Witnessed by Halfhide and Arlaud. [1.05.11.14 inv 822 folio 14]

Surinamse_Courant_1841.jpgIn April, 1841 Majorin left Suriname, with two of her children, Maria and John, and her grand-daughter (John's daughter) Carolina Rudolphina.

Majorin has sold her property in Surinam and is visiting her other children - and probably seeing her other grand-children - for the first time. (It looks like she is rich enough to buy the house next door to Charles and Laurentia).

On 29th July, 1841, in the immigration record, Majorin gives her nationality as German (her husband, John Buschman's nationality). She is almost certainly hiding her slave background and goes on doing so. If the husbands and wives of her offspring know her history, it is probably not something that they will want Society to know. It is likely that Majorin's ancestry remained hidden to this day. (Her grand-daughter, Emily, we know, thinks of her as German and perhaps on the maternal side as Spanish.)

Buschman_Majorin_Arrival.jpg

Majorin's Death

MajorinElizabethBuschman.jpg At first, we thought that at the time of her death, Majorin, widow was living with Charles Stewart and Laurentia Drewry at 4, Park Street, Notting Hill.
From Sophia Runciman's will we know that Charles Stewart's mother, also a widow, was living there in 1842, suggesting a rather crowded house.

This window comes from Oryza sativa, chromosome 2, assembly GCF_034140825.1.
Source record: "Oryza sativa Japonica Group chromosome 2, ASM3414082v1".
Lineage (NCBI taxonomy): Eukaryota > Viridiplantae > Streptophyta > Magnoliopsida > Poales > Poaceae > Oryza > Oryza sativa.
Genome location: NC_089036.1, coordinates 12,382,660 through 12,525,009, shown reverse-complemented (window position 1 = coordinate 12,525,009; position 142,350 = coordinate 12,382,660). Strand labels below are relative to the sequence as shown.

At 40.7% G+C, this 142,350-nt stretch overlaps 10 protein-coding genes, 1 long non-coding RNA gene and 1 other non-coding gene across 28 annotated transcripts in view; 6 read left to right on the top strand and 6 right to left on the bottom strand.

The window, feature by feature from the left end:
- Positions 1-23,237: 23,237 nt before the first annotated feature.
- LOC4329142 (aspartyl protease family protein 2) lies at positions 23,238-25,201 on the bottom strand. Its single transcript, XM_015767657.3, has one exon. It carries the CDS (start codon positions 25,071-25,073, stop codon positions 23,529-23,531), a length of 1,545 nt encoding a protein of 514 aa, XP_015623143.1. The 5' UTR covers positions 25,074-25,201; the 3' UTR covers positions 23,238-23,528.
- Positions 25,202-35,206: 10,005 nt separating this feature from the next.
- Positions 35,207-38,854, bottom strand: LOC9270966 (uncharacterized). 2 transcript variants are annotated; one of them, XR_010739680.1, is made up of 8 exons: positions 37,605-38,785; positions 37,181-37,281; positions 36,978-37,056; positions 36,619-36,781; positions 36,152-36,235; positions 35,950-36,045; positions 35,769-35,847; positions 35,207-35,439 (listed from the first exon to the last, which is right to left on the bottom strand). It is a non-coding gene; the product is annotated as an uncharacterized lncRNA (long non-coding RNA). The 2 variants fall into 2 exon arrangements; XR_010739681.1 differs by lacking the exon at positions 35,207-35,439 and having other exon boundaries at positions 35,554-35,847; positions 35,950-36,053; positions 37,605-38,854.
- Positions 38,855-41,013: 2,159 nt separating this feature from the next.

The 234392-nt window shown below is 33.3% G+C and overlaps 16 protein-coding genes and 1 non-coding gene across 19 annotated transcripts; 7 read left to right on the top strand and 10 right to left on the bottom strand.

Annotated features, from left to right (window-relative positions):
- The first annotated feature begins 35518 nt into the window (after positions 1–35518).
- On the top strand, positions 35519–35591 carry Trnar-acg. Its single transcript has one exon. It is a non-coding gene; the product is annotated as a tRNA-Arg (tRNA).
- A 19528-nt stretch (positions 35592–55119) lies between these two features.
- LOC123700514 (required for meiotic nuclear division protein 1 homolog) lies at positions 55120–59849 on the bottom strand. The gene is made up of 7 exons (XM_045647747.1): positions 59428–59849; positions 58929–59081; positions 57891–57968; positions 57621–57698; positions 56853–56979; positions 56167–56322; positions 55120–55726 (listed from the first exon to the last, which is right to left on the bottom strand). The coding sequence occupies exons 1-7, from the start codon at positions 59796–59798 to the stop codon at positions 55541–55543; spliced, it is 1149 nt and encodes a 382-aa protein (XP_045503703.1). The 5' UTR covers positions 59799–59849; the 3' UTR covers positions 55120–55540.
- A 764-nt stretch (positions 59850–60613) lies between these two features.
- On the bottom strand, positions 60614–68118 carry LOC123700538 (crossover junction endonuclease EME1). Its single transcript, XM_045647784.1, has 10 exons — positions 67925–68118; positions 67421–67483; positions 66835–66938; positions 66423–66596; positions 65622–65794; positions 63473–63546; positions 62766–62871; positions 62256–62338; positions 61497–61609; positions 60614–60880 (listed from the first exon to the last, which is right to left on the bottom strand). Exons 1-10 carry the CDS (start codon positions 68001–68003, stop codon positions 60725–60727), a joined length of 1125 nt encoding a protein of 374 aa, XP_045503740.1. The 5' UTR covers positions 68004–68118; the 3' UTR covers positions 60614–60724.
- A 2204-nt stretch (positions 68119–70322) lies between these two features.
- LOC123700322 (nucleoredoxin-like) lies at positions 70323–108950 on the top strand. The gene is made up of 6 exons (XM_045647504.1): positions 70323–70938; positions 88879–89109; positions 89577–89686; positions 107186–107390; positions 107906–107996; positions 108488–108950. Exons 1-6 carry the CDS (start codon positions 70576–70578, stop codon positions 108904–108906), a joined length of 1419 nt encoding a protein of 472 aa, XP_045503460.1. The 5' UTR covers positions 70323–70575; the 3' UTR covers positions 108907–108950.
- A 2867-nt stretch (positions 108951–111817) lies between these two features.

Majorin's burial record shows that at the time of her death, Majorin was living at No. 2, Park Street, the house next door - suggesting that our assumption is probably correct.

Buschman_Majorin_Burial.jpg

Unfortunately the 1841 Census records for the area covering Park Street have been lost or destroyed.

From freeBMD

Death: Dec 1843, Buschman, Majorin Elizabeth, Kensington, 3 231

Surinamse_Courant_1837.jpgAnd who is F R Buschman?

The cutting on the right shows that he left Surinam in May on the Eengizindheid
We have an immigration card for F R Buschman, a merchant, arriving in London, 26 July 1837. The writing is rather faded but appears to say that he left London 3 years before.

F R Buschman is mentioned in the report of the sale of 'La Singularité' above.
And also in the announcement of Majorin's death in the Surinamse Courant:

Surinamse_Courant_1843_death_announcement.jpg
'mede voor T J Buschman' translates as 'partly for T J Buschman' or perhaps 'Also on behalf of ..'

An F R Bushman, born in 1815, married Simcha Marie Abendanon.
(See below)

Was F R Buschman the last son of John and Majorin - conceived before John's death in 1814?

Simcha Marie Abendanon:

Sephardic Jew, born in Paramaribo (Surinam), in 1814.
Daughter of: Isaac Mozes Abendanon, [ born in Paramaribo (Surinam), on January 24, 1778,
Simcha married Frederic Rudolph Buschman, born in 1815 in Paramaribo,
with whom she had two children: John Henry Buschman (1843) and Majorya Buschman F. (1844).

The names of the children might suggest they were named for their grandparents.